The Transition Companion: making your community more resilient in uncertain times by Rob Hopkins (Chelsea Green, 2011).
This book by Rob Hopkins is the follow-up to the Transition Handbook that started the Transition Town movement. Transition Towns try to re-localize economies and make communities more resilient in the face of climate change and peak oil. Although it was published in the United States, and Hopkins is fully aware that this is now an international movement, very little effort was made to edit it for American audiences. He really should have found a collaborator to write an American version, because in its current format the book is nearly useless. It’s great that the Transition Town movement has been so warmly embraced by people in the United Kingdom, but their situation is so completely different from ours in the United States that most of his examples are irrelevant to us. Even if large numbers of Americans were on board with the idea of recreating a local economy (which they’re not), the descriptions of how people in various English towns and cities worked with their local “council” (whatever that is) to implement all sorts of fabulous programs and projects would be of limited usefulness to Americans who have completely different forms of local government. There are a few examples from Transition groups on the west coast of the United States, but no real analysis of how these groups overcame the high levels of resistance and lack of interest from both ordinary citizens and elected officials that we face in the United States.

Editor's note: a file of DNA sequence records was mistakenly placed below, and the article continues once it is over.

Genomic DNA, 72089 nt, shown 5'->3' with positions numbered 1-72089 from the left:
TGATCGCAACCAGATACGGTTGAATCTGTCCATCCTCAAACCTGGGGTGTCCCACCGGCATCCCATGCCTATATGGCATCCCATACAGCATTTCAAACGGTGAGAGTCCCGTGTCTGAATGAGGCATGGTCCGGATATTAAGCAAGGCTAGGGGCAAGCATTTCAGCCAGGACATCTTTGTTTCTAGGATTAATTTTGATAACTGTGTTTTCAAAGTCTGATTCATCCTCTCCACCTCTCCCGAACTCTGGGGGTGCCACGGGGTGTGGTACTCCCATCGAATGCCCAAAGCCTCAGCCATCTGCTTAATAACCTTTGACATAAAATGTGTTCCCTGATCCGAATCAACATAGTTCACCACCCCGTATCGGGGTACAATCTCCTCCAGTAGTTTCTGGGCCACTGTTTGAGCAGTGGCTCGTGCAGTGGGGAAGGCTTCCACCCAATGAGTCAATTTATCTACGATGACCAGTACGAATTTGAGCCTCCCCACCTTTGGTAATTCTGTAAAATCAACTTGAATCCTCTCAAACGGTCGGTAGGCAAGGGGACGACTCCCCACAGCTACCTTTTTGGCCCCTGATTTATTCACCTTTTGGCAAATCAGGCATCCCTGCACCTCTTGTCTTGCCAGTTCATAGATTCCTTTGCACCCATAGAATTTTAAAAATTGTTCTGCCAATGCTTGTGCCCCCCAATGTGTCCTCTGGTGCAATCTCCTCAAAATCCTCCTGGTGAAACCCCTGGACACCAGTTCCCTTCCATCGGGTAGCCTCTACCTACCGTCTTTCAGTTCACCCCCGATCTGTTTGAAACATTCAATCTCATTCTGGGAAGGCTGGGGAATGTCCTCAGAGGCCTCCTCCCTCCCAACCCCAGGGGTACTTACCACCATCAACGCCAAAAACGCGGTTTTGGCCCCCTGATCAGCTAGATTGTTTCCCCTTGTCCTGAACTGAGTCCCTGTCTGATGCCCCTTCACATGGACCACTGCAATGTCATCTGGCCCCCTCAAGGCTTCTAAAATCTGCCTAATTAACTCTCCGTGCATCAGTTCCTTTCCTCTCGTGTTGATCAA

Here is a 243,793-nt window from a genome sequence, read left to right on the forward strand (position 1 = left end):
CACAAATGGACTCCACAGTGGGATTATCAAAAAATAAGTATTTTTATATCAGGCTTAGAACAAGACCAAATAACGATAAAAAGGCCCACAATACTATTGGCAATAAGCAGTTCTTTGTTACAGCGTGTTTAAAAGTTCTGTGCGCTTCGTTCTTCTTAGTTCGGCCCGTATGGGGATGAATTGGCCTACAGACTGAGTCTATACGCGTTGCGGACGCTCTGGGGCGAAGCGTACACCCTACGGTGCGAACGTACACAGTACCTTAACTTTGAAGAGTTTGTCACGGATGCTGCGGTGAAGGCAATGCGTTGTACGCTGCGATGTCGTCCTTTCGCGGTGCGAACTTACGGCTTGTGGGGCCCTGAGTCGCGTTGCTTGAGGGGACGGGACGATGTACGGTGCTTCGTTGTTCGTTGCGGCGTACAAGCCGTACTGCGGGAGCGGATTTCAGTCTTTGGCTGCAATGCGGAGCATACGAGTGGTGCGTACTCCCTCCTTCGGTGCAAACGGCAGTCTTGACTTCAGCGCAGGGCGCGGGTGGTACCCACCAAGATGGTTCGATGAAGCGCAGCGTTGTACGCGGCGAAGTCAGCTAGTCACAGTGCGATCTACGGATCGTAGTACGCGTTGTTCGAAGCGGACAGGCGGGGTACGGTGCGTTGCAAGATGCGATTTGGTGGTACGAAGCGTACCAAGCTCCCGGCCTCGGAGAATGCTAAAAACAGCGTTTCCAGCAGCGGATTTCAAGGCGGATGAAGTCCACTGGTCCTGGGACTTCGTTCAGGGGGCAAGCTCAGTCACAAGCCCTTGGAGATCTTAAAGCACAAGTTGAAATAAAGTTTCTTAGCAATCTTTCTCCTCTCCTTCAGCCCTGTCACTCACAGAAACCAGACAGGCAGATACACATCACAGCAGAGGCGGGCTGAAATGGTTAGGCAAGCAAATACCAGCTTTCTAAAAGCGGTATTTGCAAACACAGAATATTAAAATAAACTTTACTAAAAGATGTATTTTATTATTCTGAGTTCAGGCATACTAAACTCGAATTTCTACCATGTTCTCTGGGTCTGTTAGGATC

The Very Hungry City : urban energy efficiency and the economic fate of cities by Austin Troy (Yale University Press, 2012).
The premise of this book is that as the cost of energy goes up permanently (due to climate change and exhaustion of fossil fuel supplies), cities that use significantly more energy will lose economic competitiveness to better-designed, more energy efficient cities. Troy doesn’t explore the more radical possibility that the cost of energy could go up so much that cities would become economically isolated. However, he does make a pretty good case that energy efficiency (defined quite broadly to include water supply and public transit) is going to be a major factor in economic success of cities in the rest of this century. He provides some interesting historical background on how transit systems developed (or were not developed) in major metropolitan areas of the U.S., and the issues around suburban sprawl. Troy also offers some comparisons to urban planning approaches in Europe, particularly Sweden and Denmark, where he interviewed bicycle commuters and residents of impressive planned urban housing developments. Throughout the book Troy highlights ideas that reduce urban energy costs (tree planting, congestion pricing, LEED architecture) as examples of what the more successful cities are doing right.